Thursday, December 16, 2004

Theorizing Size

Hummers drive me mad* (bad pun intended). My most violent fantasies (involving a sledgehammer and busted glass) have occurred when being accosted on the road in my little car by a massive Hummer even though I typically don’t have a problem with road rage, and try to be a non-aggressive driver. My husband’s Hummer fantasy includes a magic wand and the massive Hummer turning into a Micro Machine. His is funnier and more relevant because it gets at the entire point of the Hummer; it’s enormous size.

It owns the road, disregards inconvenient yellow lines, sits above the average driver, and intimidates with its size and ability to literally run you over. The size, build, and need to drive one on the plains of Illinois are domineering and aggressive. It fulfills some peculiar masculine obsession with size. I’m going to keep this “clean,” as my grandma would say, but it doesn't take much for your mind to wander through the need some men have for adjectives regarding bigness to be associated with them - in a variety of ways, not just the most obvious.

So here’s my theory. A particular type of masculinity obsessed with power, control, and (in)security is pacified (however not satisfied) through extensions of enormous size - i.e. Hummer. Insecurities subside within the giant vestige that can crush the little cars and pedestrians around him. He owns the road. He can control the entire flow of traffic if he so chooses. He is a massive man in his giant Hummer. Fantasy fulfilled.

Didn’t Hanna Arendt have a theory about bigness in her Origins of Totalitarianism? I don’t think she had “big daddy” or "big papa" fantasies in mind, but maybe she should have.

*I don't really like SUVs in general, but I have a particular revulsion for Hummers.


At 7:57 PM, Blogger Carolyn said...

I couldn't agree with your post more. I often wonder if Hummer drivers have any social consciousness at all. Without even considering the political implications of guzzling gas, how about the fact that there are predictions that we will run out of oil shortly. What makes a Hummer driver think they should be able to use up so much more of a natural resource than everyone else? And now to get political, are all Hummer drivers pro-war? Because that's why we're over there, to secure the oil supply that fuels their tank. That they need more of than anyone else. And finally its a social status symbol. The only thing comparable would be to secure a great big flashing dollar sign to the top of their car. Hummers are even more in your face than other luxury automobiles. In addition to being extremely expensive, Hummer's cost more in upkeep than your average BMW, they get far worse gas mileage. But, its all part of the persona, the Hummer driver "can afford it".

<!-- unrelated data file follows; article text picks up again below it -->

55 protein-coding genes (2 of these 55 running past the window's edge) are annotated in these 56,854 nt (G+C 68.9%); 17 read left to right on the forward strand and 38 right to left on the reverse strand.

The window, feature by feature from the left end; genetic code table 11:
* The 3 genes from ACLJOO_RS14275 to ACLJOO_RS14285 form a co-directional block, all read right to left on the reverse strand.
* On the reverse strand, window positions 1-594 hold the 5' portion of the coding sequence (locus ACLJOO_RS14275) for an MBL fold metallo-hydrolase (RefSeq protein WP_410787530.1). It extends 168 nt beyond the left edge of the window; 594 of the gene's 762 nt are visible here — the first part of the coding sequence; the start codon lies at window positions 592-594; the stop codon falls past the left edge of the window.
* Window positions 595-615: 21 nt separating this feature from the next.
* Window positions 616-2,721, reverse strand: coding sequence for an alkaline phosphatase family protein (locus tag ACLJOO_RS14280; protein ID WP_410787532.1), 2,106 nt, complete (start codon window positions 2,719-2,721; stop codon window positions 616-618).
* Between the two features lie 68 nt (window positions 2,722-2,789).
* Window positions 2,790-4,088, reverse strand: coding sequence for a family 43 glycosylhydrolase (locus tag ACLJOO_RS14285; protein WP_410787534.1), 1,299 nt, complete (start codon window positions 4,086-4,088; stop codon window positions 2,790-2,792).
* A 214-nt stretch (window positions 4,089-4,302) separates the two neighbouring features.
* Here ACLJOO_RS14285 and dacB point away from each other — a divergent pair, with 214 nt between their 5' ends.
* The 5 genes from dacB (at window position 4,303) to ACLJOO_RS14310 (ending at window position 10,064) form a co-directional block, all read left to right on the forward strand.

At 10:20 AM, Anonymous Anonymous said...

Car culture, what you gonna do? I'm not sure tooling about in a little Honda is much better that stomping about in Hummer, both add to the "evils" pointed out - Erin's "disregarding yellow lines" and "ability to literally run you over", onto Carolyn's "guzzling gas", being pro-war since war is about oil, "social status symbol", "what makes a [car user] think they should be able to use so much more of a natural resource than anyone else?"

I agree with Erin's dislike for the Hummer, and the mentality we seem to enjoy fixing to these ne'er-do-wells. Also like Erin, when I do drive (which I hate doing) I sometimes get a fix of road rage. I get these urges to "get back at" people who race in front of me or use the parking lane to pass - often enough I can let it go (realizing how yucky it is), but when it hits, ICK. The "size matters" read for the Hummers works just as well as for a patriarchial read of the automobile as a refuge for the indivudual, a consumer of limited resources, a despoiler of the environment, etc.

There is too little working for having a car, even a little one, and so much against it. It is a wonder that "good liberal" types embrace their cars as much as they do.


At 10:28 AM, Blogger Erin said...

Jonk, I do agree car culture is a big part of the problem. I don't like driving, and I don't particularly embrace my car. However, we do live in a car culture, as you said. The patterns of our lives are structured around this culture. My family lives in a rural area, which I cannot get to without my little car (morally or resourcefully good or bad - it is an immediate reality).

But, I disagree that there isn't a significant difference between a Hummer (a military vehicle used as a civilian status symbol) and a Honda Civic - that gets 30 something miles/per gallon and an oil change every 9,000 miles (rather than the typical 3,000); it's not hybrid, but it's definitely not a Hummer. And turning radius, Civic wins again.

While our public transportation system is rather good in Champaign/Urbana, and although they don't have good paths/lanes for bikers (as opposed to my old home up in Minneapolis/St. Paul), things are close enough around here to ride a bike. So there is a start - which I think a lot of us do. But I wouldn't assume that b/c I have a car and drive one, that I cling to it and the car culture uncritically. I just really hate Hummers.

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